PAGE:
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PGA Championship a pivotal moment for many

Every major championship is important and coveted to those who play in one, but this year's PGA Championship finds some players at a crossroads. A victory this week would vault the careers of many players, a few in particular. While others need a major to prove that they are the players many people think they should be.

Sergio Garcia -Yes, he is only 27, but he has been a professional since he was 19. He had his best chance yet to win a major at last month's British Open but bogeyed two of his last four holes to hand the championship to Padraig Harrington, who won his first major. The win changed the public perception of Harrington's abilities as a player. Such a victory at the PGA Championship would change the perception of Garcia from a young player with world of talent into a mature veteran with more majors on the horizon.

Jim Furyk - Proof that he is worthy of his No. 2 spot on the World Golf Ranking will follow Furyk around Southern Hills this week. Having won the Canadian Open two weeks ago demonstrated that Furyk still knows how to win. But the specter of fumbling away the U.S. Open with a questionable decision on the 17th hole at Oakmont will haunt Furyk until he wins his second major. He is cut from major championship cloth and Southern Hills is tailor made for Furyk's ability as a straight hitter and a good putter.

Luke Donald - Playing in the final group with Tiger Woods at last year's PGA Championship at Medinah should have been a growing experience for Donald, even if he failed to give Woods much of a chase. But neither did anyone else that week. Much is expected of Donald and he has yet to deliver. A victory would go a long way to fulfilling his considerable potential.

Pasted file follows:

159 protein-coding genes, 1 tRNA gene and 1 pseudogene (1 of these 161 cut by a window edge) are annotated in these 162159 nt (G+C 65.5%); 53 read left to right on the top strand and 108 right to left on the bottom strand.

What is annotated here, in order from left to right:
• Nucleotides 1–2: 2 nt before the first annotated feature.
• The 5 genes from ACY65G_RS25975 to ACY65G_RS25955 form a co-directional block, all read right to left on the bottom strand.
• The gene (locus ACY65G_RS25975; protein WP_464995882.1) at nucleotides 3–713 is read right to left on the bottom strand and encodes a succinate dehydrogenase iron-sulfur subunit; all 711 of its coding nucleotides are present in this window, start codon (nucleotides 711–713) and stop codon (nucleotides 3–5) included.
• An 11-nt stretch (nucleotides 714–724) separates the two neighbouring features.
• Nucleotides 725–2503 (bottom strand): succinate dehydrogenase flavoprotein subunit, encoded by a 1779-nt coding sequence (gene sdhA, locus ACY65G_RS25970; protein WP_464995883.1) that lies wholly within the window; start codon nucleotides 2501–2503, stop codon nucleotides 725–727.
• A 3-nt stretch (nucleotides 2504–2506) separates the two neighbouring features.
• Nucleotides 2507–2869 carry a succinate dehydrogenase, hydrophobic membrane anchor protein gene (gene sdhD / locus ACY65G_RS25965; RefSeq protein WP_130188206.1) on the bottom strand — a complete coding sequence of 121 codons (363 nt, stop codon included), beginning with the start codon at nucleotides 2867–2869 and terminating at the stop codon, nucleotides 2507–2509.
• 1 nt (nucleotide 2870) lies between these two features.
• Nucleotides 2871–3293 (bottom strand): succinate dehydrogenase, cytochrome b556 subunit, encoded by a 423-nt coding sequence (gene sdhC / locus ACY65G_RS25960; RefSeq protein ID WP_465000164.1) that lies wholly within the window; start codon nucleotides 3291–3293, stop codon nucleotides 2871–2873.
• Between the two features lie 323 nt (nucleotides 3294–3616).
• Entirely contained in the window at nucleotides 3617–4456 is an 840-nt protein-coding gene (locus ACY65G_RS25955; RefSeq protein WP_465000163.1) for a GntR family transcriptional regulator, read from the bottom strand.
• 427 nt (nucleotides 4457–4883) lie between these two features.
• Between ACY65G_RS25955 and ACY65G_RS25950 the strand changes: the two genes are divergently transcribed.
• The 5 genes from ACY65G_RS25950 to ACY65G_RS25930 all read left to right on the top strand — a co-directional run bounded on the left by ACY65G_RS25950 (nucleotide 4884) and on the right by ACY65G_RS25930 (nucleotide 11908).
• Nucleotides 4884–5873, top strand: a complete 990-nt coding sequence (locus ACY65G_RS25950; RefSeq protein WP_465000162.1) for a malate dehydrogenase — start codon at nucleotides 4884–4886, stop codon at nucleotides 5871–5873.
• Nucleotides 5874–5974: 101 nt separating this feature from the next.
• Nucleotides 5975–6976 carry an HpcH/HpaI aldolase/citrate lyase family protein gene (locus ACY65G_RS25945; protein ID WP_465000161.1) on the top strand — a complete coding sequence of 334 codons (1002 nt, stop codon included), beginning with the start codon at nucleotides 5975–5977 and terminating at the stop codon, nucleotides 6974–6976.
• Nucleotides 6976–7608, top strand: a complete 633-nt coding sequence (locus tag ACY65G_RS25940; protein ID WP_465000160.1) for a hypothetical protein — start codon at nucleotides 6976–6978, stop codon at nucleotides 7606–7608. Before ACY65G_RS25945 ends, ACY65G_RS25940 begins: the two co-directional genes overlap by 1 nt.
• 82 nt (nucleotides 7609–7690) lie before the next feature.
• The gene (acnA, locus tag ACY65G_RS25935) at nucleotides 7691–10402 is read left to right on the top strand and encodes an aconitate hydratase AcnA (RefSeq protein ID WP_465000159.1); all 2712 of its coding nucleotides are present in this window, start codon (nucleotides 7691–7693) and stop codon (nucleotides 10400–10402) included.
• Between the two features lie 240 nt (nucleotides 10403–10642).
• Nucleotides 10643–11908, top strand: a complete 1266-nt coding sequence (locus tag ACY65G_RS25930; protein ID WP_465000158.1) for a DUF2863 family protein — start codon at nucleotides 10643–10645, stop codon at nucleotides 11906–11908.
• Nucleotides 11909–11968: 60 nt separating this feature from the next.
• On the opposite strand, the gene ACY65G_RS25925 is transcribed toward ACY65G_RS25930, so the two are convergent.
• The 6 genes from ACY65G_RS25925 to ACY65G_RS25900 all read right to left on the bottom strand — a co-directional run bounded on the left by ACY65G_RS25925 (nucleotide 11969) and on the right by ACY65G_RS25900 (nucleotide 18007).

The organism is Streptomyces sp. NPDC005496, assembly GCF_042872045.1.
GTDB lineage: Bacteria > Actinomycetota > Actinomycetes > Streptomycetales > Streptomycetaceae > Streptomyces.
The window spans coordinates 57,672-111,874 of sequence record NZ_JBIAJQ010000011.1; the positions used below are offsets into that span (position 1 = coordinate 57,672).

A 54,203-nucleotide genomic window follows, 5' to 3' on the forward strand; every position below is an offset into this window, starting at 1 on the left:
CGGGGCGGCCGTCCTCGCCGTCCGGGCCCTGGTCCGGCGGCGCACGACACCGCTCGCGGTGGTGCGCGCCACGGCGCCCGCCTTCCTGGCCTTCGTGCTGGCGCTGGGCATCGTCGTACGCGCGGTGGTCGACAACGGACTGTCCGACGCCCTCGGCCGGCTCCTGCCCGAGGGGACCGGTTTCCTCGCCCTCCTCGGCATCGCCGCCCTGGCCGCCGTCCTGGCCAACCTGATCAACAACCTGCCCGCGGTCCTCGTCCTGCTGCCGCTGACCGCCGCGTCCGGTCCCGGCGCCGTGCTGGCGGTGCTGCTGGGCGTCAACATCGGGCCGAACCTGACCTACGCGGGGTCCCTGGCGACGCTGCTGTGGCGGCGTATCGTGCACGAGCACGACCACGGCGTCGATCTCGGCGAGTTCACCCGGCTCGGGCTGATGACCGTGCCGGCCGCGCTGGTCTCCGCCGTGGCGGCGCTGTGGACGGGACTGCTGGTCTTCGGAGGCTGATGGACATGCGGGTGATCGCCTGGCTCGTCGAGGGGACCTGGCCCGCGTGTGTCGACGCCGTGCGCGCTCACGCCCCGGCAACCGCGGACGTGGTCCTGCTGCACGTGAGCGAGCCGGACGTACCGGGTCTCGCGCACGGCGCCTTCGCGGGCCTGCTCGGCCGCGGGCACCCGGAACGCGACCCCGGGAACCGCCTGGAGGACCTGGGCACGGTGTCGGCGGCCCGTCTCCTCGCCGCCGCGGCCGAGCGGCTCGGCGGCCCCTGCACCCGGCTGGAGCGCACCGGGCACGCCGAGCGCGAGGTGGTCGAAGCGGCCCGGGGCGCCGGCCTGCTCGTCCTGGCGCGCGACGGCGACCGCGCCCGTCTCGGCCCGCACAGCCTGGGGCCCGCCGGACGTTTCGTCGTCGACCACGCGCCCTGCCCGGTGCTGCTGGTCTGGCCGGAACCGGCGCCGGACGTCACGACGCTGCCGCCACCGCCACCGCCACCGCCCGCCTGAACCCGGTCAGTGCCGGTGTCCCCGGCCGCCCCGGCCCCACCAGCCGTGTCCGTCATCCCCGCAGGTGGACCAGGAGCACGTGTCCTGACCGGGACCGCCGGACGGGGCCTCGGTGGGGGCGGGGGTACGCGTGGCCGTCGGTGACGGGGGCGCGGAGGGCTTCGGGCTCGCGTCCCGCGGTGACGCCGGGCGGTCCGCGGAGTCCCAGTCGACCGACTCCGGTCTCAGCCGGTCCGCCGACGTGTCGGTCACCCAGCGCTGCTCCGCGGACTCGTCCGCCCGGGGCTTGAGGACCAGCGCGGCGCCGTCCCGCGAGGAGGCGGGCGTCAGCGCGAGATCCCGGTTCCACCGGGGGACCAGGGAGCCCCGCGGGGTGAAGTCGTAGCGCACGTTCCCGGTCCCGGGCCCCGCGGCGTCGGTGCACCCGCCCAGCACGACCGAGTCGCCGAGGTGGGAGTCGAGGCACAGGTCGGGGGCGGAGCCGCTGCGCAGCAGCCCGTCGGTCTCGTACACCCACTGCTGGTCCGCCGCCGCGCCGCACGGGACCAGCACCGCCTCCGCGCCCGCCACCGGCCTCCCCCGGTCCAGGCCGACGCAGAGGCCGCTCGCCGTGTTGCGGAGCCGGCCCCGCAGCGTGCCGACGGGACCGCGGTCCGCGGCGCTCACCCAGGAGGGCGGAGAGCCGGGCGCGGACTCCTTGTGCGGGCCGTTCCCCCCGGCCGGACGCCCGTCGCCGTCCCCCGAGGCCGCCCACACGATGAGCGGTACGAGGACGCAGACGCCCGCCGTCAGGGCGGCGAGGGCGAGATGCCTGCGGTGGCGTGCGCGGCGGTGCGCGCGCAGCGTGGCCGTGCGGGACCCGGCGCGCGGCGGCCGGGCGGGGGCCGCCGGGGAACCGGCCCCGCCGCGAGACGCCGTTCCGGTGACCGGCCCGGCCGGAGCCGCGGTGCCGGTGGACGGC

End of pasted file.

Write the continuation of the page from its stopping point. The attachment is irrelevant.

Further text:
Vijay Singh - He is 44 and despite being the winningest player in his 40s in Tour history, he hasn't won a major since the 2004 PGA Championship at Whistling Straits. No one questions his work ethic but many question why he hasn't played well in majors lately. He performed miserably in the first three majors of '07 and it's not just his putting that keeps him at arm's length from the winner's trophy, but his ballstriking has been suspect as well. He's already in the World Golf Hall of Fame, but whether he will be mentioned among major favorites from this point forward might be determined this week.

Chris DiMarco -Why he is consistently thought of as one of the best players on the PGA Tour defies description. He has won only three times on the PGA Tour, the last in 2002. But he has threatened in a couple of Masters and was in the playoff at Whistling Straits at the 2004 PGA Championship, won by Singh. He has played miserably this year but finished tied for fourth at the WGC Bridgestone Invitational last week, which could be a sign of life. A victory this week would finally confirm his public perception.

Stewart Cink - Seemingly the prototypical PGA Championship winner, Cink finished one shot out of the 2001 U.S. Open playoff at Southern Hills by three-putting the final hole. Cink doesn't do anything great, nor does he do anything badly. He has plenty of length off the tee and hits it straight enough for modern standards. His short game is more than adequate. He does use a belly putter with a claw grip, which might tell you what you need to know, except that he led the Tour in putting a couple of years ago with the same putter, albeit a different way to hold it. He's certainly better known than Shaun Micheel or Mark Brooks and has more than enough credentials to win his first major.

Phil Mickelson - Now we find out if Mickelson's wrist and/or psyche are properly healed. His last two majors have been frighteningly bad, especially for someone of Mickelson's considerable caliber. For him to continue to be thought of as one of golf's greats and a threat, albeit an outside one, to Woods' supremacy, then the time is now for Mickelson. He has to start being a contender again for the physical and, more importantly, the mental part of his game to be restored to major championship caliber. Golf needs a healthy Phil Mickelson. And vise versa.


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